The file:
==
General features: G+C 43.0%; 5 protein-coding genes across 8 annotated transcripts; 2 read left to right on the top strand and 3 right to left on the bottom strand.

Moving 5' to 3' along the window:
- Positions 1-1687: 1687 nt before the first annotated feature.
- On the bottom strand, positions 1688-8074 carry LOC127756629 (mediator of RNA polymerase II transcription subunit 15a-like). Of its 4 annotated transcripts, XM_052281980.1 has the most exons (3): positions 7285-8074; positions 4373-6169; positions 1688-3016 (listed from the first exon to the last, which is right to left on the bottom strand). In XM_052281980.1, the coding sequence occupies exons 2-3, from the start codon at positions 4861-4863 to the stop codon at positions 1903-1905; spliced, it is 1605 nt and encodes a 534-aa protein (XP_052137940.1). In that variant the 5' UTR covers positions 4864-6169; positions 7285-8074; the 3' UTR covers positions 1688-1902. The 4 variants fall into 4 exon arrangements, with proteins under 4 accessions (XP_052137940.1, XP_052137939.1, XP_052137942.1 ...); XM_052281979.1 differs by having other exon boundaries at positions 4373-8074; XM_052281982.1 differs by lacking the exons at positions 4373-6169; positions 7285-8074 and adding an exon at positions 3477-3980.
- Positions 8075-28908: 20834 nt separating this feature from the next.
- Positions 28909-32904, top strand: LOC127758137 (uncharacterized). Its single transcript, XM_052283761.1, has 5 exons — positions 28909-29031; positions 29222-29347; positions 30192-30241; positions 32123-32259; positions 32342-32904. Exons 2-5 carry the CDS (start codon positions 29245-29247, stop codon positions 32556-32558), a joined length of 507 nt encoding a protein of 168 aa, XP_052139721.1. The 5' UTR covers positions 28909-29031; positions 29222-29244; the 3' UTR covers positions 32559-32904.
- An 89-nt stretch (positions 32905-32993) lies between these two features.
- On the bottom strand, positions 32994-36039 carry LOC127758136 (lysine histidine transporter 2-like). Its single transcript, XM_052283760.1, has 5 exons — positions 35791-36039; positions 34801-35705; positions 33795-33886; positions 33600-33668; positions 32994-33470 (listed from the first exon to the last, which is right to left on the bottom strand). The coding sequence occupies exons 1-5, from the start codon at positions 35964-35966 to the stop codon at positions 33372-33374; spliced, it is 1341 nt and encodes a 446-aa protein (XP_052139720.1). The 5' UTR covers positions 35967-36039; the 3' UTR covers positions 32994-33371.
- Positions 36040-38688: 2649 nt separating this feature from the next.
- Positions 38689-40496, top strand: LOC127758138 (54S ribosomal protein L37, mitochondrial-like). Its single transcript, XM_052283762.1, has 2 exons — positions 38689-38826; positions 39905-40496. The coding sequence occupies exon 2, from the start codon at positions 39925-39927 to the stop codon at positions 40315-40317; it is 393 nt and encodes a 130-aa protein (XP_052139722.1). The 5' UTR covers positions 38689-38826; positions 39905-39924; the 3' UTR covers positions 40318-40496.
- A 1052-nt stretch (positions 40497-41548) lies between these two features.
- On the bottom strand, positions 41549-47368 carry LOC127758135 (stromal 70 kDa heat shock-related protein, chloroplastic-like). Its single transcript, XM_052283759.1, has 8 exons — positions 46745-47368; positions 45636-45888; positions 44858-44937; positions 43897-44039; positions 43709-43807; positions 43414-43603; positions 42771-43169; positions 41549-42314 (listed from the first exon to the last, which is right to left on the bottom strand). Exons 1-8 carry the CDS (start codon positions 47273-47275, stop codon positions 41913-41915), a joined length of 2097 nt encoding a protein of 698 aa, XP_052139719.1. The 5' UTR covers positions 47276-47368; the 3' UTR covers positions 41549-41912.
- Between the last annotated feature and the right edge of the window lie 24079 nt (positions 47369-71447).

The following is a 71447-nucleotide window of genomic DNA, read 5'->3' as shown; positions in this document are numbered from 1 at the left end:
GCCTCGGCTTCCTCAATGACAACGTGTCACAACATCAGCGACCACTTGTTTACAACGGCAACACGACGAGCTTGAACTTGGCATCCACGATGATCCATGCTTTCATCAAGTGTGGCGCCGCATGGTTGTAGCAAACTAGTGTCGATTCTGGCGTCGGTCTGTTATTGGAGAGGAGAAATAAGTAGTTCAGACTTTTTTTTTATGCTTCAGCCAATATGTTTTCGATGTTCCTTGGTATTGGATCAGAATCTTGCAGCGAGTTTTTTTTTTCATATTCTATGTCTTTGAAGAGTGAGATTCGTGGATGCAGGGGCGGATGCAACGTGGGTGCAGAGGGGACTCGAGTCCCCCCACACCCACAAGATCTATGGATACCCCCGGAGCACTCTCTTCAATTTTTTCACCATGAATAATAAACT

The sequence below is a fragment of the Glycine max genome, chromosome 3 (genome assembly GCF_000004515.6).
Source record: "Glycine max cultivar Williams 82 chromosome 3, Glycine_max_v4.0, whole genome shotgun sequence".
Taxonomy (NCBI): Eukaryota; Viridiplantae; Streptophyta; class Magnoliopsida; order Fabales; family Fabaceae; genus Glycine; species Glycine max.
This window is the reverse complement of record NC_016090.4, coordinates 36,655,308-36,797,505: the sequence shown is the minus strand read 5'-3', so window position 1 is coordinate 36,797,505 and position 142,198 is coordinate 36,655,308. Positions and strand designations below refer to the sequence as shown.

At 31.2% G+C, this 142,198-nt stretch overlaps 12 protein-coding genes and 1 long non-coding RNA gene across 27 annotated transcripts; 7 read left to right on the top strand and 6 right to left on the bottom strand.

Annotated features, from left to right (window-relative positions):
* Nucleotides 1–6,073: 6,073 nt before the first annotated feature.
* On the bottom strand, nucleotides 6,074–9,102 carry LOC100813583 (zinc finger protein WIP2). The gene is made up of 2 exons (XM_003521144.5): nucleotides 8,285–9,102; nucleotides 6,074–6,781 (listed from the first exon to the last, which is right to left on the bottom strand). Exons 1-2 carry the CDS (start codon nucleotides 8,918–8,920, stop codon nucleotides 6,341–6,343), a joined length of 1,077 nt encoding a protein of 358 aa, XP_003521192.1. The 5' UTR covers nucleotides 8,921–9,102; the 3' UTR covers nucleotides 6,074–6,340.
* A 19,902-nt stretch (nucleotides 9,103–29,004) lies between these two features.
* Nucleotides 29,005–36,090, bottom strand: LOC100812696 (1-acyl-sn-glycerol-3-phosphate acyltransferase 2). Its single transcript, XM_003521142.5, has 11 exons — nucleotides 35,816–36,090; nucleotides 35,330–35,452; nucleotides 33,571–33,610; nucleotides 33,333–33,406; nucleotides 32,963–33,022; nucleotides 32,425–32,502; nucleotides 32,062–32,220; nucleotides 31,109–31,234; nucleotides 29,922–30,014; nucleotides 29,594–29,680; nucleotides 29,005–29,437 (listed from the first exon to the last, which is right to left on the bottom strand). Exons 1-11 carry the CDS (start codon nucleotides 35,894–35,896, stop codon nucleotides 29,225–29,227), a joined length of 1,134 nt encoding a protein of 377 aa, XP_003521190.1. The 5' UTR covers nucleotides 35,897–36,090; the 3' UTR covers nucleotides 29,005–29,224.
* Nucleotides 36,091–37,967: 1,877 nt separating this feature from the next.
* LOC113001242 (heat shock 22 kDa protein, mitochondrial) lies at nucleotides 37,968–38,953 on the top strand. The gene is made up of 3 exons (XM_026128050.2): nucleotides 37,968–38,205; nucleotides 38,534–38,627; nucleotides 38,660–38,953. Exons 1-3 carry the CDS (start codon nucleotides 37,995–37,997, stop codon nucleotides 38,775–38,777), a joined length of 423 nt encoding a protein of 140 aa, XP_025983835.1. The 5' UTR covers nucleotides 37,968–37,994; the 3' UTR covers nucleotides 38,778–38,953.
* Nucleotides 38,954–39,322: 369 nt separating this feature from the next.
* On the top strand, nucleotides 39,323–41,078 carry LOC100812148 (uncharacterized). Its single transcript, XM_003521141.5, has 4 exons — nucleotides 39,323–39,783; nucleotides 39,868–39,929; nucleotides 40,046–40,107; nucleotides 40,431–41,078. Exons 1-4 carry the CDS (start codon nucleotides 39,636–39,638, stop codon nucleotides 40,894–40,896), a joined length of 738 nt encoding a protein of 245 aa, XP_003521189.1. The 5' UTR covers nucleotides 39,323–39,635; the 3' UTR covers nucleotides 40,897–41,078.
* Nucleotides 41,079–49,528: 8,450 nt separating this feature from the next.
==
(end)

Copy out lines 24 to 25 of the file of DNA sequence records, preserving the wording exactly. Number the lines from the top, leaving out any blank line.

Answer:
* A 19,902-nt stretch (nucleotides 9,103–29,004) lies between these two features.
* Nucleotides 29,005–36,090, bottom strand: LOC100812696 (1-acyl-sn-glycerol-3-phosphate acyltransferase 2). Its single transcript, XM_003521142.5, has 11 exons — nucleotides 35,816–36,090; nucleotides 35,330–35,452; nucleotides 33,571–33,610; nucleotides 33,333–33,406; nucleotides 32,963–33,022; nucleotides 32,425–32,502; nucleotides 32,062–32,220; nucleotides 31,109–31,234; nucleotides 29,922–30,014; nucleotides 29,594–29,680; nucleotides 29,005–29,437 (listed from the first exon to the last, which is right to left on the bottom strand). Exons 1-11 carry the CDS (start codon nucleotides 35,894–35,896, stop codon nucleotides 29,225–29,227), a joined length of 1,134 nt encoding a protein of 377 aa, XP_003521190.1. The 5' UTR covers nucleotides 35,897–36,090; the 3' UTR covers nucleotides 29,005–29,224.